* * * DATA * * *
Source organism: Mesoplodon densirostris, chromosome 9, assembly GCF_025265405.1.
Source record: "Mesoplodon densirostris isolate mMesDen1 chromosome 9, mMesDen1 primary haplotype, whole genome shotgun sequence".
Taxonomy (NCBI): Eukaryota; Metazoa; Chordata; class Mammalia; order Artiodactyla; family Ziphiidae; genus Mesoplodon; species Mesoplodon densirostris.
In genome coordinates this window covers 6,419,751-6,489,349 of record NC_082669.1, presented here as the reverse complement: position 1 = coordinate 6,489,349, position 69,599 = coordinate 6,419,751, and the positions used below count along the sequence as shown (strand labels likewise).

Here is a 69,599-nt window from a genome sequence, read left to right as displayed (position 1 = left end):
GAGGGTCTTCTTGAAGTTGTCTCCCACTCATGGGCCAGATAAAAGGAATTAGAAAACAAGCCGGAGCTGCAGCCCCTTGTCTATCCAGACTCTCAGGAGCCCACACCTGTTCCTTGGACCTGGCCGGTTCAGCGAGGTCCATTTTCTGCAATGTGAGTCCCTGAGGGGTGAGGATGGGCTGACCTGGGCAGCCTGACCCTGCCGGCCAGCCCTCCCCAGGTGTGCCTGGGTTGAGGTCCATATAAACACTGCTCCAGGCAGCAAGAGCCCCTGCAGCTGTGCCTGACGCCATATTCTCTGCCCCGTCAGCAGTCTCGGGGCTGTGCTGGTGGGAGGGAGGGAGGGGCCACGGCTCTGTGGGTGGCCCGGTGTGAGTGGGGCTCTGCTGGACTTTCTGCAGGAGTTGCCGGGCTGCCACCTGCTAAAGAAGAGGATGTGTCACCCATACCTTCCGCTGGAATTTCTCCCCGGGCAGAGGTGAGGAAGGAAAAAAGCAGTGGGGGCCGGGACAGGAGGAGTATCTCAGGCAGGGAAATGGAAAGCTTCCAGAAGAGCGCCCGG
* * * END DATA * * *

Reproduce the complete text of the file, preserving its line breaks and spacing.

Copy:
Source organism: Mesoplodon densirostris, chromosome 9, assembly GCF_025265405.1.
Source record: "Mesoplodon densirostris isolate mMesDen1 chromosome 9, mMesDen1 primary haplotype, whole genome shotgun sequence".
Taxonomy (NCBI): Eukaryota; Metazoa; Chordata; class Mammalia; order Artiodactyla; family Ziphiidae; genus Mesoplodon; species Mesoplodon densirostris.
In genome coordinates this window covers 6,419,751-6,489,349 of record NC_082669.1, presented here as the reverse complement: position 1 = coordinate 6,489,349, position 69,599 = coordinate 6,419,751, and the positions used below count along the sequence as shown (strand labels likewise).

Here is a 69,599-nt window from a genome sequence, read left to right as displayed (position 1 = left end):
GAGGGTCTTCTTGAAGTTGTCTCCCACTCATGGGCCAGATAAAAGGAATTAGAAAACAAGCCGGAGCTGCAGCCCCTTGTCTATCCAGACTCTCAGGAGCCCACACCTGTTCCTTGGACCTGGCCGGTTCAGCGAGGTCCATTTTCTGCAATGTGAGTCCCTGAGGGGTGAGGATGGGCTGACCTGGGCAGCCTGACCCTGCCGGCCAGCCCTCCCCAGGTGTGCCTGGGTTGAGGTCCATATAAACACTGCTCCAGGCAGCAAGAGCCCCTGCAGCTGTGCCTGACGCCATATTCTCTGCCCCGTCAGCAGTCTCGGGGCTGTGCTGGTGGGAGGGAGGGAGGGGCCACGGCTCTGTGGGTGGCCCGGTGTGAGTGGGGCTCTGCTGGACTTTCTGCAGGAGTTGCCGGGCTGCCACCTGCTAAAGAAGAGGATGTGTCACCCATACCTTCCGCTGGAATTTCTCCCCGGGCAGAGGTGAGGAAGGAAAAAAGCAGTGGGGGCCGGGACAGGAGGAGTATCTCAGGCAGGGAAATGGAAAGCTTCCAGAAGAGCGCCCGG